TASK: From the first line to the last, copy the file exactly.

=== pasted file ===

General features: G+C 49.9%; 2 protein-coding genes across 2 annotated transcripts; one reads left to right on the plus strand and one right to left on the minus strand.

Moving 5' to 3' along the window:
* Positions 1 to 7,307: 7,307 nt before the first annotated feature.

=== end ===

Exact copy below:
General features: G+C 49.9%; 2 protein-coding genes across 2 annotated transcripts; one reads left to right on the plus strand and one right to left on the minus strand.

Moving 5' to 3' along the window:
* Positions 1 to 7,307: 7,307 nt before the first annotated feature.